Team Demo

Working software is the primary measure of progress.

—Agile Manifesto

Seeing is believing.


Team Demo Abstract

Until people can see and touch the results of a Story or a Feature, it’s just an abstract concept, so the demonstration of working, tested systems to Customers (or their proxies) is a concrete, seminal moment. To this end, depending on the scope of the Solution, there are three demos prescribed in SAFe: the Solution Demo, the System Demo, and the Team Demo. The system demo provides an aggregated view of all of the new system that has been delivered by all the teams on the Agile Release Train (ART), while the solution demo is the primary measure of progress for the Value Stream.

This article describes the team demo. This is the traditional Scrum-prescribed ceremony whereby the team reviews the increment that results from the Iteration; some Kanban teams apply them as well. Planning and presenting an effective team demo requires some work on the part of the teams, but without it they will not have the fast feedback they need to build the right thing.


The importance of the Team Demos cannot be overstated—they provide the only way that immediate, contextual feedback can be gathered from sponsors and Customers. As such, each demo serves three important functions:

  • It brings closure to the Iteration timebox, to which many individuals have contributed to provide new value to the business
  • It gives teams an opportunity to show the contributions they have made to the business, and to take some satisfaction and pride in their work and progress
  • It allows Customers and stakeholders to see working features and provide feedback


The purpose of the team demo is to measure the team’s progress by showing working stories to the Product Owner and other stakeholders and to get their feedback. This demo is a one- to two-hour demonstration of new functionality. The preparation for the demo begins during Iteration Planning, where teams start thinking about how they will demonstrate the stories they are committing to. Teams should be able to demonstrate every Story, Spike, Refactor, and new Nonfunctional Requirement (NFR). This “beginning with the end in mind” facilitates iteration planning and alignment and fosters a more thorough understanding of the needed functionality.


The demo starts with a quick review of the Iteration Goals and then proceeds with a walk-through of all the committed stories. Each completed story is demonstrated in a working, tested system. Spikes are demonstrated via presentation of findings. After all completed stories are demonstrated, the team reflects on which stories were not completed, if any, and why the team was unable to finish them. This discussion usually results in discovery of impediments or risks, false assumptions, changing priorities, estimating inaccuracies, or overcommitment. These findings may result in further discussion in the Iteration Retrospective about how the next iterations can be better planned and executed. Figure 1 illustrates a team demo in action.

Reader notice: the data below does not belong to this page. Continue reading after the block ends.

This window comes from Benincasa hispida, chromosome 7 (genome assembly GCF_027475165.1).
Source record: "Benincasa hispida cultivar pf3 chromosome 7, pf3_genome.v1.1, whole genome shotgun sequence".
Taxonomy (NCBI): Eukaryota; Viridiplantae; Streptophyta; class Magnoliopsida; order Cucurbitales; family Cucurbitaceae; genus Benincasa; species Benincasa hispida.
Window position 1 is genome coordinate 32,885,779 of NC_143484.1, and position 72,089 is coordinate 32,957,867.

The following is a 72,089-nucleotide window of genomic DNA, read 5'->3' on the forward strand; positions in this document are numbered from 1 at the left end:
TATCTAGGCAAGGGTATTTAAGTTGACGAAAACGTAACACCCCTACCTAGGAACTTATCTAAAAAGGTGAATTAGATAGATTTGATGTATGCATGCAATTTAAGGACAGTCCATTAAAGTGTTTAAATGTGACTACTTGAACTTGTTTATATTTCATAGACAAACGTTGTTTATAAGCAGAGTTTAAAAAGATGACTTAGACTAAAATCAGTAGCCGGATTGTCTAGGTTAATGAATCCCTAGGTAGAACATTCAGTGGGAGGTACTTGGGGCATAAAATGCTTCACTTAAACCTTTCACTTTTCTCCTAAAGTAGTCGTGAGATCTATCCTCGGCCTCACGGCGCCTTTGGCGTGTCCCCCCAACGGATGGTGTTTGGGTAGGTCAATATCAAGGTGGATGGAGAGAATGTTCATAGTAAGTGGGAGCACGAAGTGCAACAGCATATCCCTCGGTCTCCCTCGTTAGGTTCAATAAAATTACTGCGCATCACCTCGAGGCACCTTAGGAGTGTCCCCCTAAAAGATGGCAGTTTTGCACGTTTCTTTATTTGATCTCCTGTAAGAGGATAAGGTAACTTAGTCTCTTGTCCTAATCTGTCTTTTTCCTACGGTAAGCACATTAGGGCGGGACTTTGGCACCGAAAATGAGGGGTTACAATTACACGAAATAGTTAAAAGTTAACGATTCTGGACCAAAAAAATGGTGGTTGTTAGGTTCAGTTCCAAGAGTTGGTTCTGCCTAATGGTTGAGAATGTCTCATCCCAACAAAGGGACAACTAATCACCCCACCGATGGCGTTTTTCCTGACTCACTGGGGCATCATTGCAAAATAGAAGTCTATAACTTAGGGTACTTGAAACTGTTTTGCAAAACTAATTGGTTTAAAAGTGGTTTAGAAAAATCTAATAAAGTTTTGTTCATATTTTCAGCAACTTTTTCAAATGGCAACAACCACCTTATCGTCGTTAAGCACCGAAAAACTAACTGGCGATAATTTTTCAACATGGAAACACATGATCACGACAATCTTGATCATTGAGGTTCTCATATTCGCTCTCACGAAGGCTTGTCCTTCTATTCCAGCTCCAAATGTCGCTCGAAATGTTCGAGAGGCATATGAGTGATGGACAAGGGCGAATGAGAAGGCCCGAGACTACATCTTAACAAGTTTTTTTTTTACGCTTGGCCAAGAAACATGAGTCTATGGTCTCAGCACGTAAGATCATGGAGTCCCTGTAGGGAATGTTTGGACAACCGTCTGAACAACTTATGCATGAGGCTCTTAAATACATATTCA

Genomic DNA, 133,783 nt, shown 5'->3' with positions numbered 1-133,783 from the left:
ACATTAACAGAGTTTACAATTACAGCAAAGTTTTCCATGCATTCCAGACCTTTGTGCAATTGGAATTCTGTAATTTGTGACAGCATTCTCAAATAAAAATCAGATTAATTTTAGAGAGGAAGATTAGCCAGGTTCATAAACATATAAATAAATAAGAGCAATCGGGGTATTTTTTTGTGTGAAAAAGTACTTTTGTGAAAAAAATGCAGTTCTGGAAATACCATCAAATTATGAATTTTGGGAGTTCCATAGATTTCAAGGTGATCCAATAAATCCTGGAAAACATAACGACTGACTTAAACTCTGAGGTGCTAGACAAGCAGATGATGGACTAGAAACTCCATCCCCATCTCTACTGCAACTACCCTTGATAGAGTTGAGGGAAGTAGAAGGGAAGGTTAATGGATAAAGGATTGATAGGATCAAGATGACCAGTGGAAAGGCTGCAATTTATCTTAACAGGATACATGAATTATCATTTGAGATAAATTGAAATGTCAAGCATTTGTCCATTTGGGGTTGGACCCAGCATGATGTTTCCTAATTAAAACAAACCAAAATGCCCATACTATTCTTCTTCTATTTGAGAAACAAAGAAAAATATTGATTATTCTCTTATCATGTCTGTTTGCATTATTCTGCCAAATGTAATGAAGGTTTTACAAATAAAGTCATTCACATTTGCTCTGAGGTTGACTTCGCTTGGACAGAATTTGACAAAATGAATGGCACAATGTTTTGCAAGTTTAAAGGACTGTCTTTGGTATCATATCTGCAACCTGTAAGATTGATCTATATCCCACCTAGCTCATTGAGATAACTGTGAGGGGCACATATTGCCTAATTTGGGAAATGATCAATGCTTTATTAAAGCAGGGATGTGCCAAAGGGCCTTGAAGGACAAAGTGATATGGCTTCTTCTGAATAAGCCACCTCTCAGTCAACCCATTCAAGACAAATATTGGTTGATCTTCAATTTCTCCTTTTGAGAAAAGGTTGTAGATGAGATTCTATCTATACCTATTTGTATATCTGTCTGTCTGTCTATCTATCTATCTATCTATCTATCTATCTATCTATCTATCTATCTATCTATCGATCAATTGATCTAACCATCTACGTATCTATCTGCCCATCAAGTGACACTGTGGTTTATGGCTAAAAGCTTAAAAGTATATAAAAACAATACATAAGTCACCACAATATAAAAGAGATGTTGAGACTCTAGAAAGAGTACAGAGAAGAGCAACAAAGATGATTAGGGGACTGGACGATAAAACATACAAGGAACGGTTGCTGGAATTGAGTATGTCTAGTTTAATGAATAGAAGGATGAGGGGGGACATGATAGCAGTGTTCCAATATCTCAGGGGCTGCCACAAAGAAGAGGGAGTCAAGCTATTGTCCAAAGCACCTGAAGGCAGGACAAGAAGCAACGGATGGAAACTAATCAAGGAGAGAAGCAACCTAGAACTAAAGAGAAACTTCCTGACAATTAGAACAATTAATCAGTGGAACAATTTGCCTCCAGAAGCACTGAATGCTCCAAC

Figure 1. Showing a working, tested system at the team demo

In addition to showing how well the team did within this latest iteration, the team also reflects on how well it is progressing toward its PI Objectives.


Attendees at the team demo include:

  • The Agile Teams, including Product Owner and Scrum Master.
  • Other ART stakeholders or Shared Services who were involved in the iteration.
  • Business Owners, executive sponsors, Customers, and members of other teams—perhaps. While they may attend, their interests and level of detail are usually better aligned with the System Demo. Otherwise, the team demos may be at too fine a level of detail, and “demo fatigue” may result.


A sample team demo agenda is as follows:

  • Review the business context of the iteration and the iteration goals
  • Demonstrate each story, spike, refactor, and applicable NFRs; gather feedback
  • Discuss any stories that were not completed and understand why (the answers may inform planning for the next iteration)
  • Identify new current risks and impediments that may have emerged from the iteration or the demo


Below are some tips for a successful team demo:

  • Limit individual story demo preparation by team members to about one to two hours
  • Timebox the meeting to one to two hours
  • Minimize PowerPoint slides
  • Demonstrate only working, tested systems of completed stories (reference the “Definition of Done” section of the Release article)
  • If a major stakeholder cannot attend, the Product Owner should follow up to report progress and get feedback

Learn More

[1] Leffingwell, Dean. Agile Software Requirements: Lean Requirements Practices for Teams, Programs, and the Enterprise. Addison-Wesley, 2011, chapter 9.

[2] Leffingwell, Dean. Scaling Software Agility: Best Practices for Large Enterprises. Addison-Wesley, 2007, chapter 15.

Last update: 18 October 2015